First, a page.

Human Rights Watch (HRW) [advocacy website] reported [text] on Thursday that Iraqi security officials are detaining thousands of women illegally and subjecting them to torture, ill-treatment and threats of sexual abuse. HRW found that officials are coercing confessions and holding trial proceedings far below the international standard. HRW's report includes interviews with imprisoned women, their families, their lawyers and prison medical staff, along with court documents and information from meetings with Iraqi officials. This report came after Prime Minister Nuri al-Maliki [BBC profile] promised to reform Iraq's criminal justice system in January 2013. Maliki said that his reforms would begin with releasing falsely imprisoned women.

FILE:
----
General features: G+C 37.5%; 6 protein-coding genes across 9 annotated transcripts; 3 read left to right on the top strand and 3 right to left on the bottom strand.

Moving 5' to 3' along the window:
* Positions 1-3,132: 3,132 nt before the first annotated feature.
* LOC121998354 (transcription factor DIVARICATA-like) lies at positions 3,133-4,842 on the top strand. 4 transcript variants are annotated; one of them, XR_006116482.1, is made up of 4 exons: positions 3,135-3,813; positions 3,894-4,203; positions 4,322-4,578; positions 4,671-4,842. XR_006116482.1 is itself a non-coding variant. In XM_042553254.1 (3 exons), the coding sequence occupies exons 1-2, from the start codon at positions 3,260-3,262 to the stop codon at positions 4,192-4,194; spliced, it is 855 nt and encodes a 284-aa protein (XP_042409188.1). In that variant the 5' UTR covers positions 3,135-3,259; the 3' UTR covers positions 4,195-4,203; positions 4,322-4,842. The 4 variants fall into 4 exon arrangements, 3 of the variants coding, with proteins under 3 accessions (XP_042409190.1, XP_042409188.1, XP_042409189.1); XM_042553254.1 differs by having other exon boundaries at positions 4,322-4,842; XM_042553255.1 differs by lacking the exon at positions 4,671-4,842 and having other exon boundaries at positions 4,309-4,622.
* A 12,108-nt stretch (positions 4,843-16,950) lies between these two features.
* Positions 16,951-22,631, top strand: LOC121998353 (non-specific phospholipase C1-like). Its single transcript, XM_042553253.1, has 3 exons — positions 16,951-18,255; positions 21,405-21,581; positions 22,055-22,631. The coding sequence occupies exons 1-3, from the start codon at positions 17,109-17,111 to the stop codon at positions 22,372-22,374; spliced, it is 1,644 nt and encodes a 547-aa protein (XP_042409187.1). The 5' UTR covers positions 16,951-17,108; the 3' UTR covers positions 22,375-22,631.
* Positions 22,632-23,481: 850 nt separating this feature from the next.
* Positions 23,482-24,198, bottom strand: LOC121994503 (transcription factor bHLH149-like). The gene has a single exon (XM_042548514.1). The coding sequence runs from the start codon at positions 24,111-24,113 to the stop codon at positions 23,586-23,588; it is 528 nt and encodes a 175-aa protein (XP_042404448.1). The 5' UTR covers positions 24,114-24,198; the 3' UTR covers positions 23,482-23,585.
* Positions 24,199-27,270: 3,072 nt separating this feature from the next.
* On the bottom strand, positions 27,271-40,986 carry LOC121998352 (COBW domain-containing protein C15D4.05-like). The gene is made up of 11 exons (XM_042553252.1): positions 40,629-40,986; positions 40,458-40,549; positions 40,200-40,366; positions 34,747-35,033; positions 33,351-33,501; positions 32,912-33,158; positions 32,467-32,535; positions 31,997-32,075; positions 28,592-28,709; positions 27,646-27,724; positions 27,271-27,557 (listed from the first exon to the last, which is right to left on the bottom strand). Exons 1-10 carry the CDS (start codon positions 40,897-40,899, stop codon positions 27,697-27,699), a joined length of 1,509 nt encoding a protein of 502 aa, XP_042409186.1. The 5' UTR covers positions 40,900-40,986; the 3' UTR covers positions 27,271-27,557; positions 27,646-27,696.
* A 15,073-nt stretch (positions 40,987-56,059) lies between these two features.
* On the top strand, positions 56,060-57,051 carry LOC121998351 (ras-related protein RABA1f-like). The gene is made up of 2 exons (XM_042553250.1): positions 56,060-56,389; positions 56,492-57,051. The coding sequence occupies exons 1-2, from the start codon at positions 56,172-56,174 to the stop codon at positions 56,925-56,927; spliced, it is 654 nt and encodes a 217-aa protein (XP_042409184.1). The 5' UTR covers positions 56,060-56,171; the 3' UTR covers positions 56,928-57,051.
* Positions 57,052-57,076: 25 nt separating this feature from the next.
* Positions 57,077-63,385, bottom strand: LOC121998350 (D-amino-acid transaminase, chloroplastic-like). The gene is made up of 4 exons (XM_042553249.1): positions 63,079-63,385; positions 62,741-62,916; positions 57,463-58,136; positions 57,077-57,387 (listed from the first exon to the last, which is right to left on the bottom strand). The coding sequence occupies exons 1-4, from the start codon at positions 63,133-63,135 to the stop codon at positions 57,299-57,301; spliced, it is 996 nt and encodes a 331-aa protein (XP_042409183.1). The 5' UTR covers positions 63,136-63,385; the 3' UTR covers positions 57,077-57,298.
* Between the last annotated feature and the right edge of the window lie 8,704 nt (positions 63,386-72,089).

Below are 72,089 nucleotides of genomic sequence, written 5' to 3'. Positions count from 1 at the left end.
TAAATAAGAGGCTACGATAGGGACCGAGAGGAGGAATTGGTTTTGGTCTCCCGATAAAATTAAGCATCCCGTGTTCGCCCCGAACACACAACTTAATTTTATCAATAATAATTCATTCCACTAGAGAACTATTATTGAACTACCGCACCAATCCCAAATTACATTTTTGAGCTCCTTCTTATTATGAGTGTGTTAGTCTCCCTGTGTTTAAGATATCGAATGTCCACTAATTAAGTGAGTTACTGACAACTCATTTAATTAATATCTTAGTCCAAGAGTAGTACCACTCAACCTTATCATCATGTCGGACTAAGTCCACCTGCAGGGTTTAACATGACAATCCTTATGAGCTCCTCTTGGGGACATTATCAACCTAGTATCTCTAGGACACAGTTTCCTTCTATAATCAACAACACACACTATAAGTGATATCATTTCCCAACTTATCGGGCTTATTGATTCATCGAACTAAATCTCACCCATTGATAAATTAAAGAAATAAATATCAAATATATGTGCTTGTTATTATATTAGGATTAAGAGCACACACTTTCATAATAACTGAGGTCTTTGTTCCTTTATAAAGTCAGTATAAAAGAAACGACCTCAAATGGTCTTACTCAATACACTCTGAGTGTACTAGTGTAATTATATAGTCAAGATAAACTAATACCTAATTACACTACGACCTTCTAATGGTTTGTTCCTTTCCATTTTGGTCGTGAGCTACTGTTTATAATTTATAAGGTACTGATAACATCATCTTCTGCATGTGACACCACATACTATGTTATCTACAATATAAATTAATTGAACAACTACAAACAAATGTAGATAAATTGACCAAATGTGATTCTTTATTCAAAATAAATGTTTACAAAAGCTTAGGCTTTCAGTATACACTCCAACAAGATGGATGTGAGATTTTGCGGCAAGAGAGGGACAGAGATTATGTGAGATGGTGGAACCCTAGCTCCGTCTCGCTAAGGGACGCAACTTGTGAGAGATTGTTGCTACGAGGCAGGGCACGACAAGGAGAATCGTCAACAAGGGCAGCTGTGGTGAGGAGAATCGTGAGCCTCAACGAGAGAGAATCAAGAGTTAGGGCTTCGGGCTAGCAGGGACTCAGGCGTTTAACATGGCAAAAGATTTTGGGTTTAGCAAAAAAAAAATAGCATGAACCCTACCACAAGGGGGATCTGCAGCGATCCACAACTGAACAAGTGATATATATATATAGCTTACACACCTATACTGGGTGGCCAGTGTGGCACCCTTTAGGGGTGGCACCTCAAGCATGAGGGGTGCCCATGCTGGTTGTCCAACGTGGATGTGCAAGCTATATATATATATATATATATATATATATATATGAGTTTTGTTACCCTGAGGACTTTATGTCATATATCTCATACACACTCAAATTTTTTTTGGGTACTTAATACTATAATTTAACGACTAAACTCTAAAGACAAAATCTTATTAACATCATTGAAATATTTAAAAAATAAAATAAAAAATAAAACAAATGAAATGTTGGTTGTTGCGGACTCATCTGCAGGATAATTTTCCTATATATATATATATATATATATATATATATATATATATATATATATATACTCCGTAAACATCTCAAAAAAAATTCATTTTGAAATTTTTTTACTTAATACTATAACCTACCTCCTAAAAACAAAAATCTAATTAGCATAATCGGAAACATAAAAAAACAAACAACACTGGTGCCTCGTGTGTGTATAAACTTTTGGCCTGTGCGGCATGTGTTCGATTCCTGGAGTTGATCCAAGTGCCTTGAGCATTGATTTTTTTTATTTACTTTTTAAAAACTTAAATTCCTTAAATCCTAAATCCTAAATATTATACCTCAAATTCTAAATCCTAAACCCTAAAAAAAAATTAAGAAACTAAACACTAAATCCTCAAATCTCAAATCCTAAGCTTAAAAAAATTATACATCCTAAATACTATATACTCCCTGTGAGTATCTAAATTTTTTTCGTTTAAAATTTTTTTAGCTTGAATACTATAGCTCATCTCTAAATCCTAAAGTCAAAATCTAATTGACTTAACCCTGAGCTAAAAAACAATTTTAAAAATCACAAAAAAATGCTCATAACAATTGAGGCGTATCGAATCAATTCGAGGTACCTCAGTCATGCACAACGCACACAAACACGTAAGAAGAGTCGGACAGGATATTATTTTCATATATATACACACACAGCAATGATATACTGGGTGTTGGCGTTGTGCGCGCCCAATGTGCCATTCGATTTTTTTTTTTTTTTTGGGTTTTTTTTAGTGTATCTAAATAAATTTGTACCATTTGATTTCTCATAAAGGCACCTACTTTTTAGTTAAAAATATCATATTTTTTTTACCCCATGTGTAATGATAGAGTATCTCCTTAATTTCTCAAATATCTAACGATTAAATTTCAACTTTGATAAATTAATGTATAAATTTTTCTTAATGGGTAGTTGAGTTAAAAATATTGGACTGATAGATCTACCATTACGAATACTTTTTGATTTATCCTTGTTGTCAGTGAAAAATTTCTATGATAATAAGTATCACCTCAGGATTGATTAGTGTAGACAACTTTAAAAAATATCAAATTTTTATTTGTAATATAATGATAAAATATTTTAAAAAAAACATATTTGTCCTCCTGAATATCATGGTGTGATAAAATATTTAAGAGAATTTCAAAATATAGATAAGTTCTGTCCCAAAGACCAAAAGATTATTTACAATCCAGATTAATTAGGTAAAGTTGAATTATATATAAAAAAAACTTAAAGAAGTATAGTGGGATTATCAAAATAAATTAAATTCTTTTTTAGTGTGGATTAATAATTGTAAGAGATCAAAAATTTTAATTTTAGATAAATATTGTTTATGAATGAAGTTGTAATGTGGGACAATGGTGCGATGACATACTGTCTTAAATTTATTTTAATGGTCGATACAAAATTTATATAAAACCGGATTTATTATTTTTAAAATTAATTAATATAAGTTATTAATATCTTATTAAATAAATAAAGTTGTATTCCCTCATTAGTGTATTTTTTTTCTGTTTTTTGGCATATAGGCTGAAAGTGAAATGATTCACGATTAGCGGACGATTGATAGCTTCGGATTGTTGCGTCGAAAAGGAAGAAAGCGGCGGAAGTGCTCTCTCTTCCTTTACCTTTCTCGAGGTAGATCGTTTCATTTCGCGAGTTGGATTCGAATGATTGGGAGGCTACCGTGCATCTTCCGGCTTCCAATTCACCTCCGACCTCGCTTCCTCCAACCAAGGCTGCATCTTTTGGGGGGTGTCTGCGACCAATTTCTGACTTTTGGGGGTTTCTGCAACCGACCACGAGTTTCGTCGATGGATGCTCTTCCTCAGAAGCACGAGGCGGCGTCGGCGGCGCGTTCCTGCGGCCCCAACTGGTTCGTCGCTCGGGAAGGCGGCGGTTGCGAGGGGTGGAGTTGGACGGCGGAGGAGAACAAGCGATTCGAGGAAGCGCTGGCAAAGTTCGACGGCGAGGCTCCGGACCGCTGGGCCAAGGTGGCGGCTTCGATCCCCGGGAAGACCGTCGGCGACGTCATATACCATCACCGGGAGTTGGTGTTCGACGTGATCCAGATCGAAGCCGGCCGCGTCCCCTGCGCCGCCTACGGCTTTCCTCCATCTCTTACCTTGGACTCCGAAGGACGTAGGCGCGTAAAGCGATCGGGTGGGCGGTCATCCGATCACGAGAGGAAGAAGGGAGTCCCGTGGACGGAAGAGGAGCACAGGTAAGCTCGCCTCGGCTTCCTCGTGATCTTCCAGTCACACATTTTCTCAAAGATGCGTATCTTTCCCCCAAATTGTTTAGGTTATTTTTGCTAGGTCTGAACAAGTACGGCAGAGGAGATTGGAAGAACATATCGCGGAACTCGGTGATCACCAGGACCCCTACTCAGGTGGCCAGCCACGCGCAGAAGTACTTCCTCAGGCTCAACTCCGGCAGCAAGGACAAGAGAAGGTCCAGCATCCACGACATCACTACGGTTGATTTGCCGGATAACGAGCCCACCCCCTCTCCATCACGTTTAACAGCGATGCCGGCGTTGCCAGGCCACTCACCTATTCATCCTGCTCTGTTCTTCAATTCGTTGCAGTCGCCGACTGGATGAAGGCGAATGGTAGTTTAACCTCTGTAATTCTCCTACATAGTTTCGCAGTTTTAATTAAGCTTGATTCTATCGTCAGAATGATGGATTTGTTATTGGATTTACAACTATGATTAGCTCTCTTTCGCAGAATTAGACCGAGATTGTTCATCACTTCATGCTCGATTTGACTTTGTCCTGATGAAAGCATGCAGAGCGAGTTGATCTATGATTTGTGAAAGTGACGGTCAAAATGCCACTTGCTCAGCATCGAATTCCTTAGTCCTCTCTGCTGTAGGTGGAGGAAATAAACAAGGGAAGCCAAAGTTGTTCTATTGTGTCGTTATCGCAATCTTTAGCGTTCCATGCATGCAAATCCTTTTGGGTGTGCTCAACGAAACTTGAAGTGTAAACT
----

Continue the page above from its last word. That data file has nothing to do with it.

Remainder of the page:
The human rights situation in Iraq remains fragile. In June, the UN Assistance Mission in Iraq (UNAMI) released a report [JURIST report] which urged Iraqi leaders to develop measures addressing the growing trend of human rights abuses in Iraq. In July 2012 UNAMI condemned [JURIST report] a coordinated string of bombings and shootings in 13 cities, including Baghdad, that killed at least 91 people and injured nearly 200 more. In May 2012 UNAMI reported that the human rights situation in Iraq continued to struggle during the nation's transition from a decade-long dictatorship to a peaceful democratic system. UNAMI reported [JURIST report] in August 2011 that human rights abuses continued to plague various regions of Iraq. In December 2008 UNAMI stated [JURIST report] that while general security conditions in Iraq have improved, human rights violations continued, particularly with respect to the treatment of detainees in the country.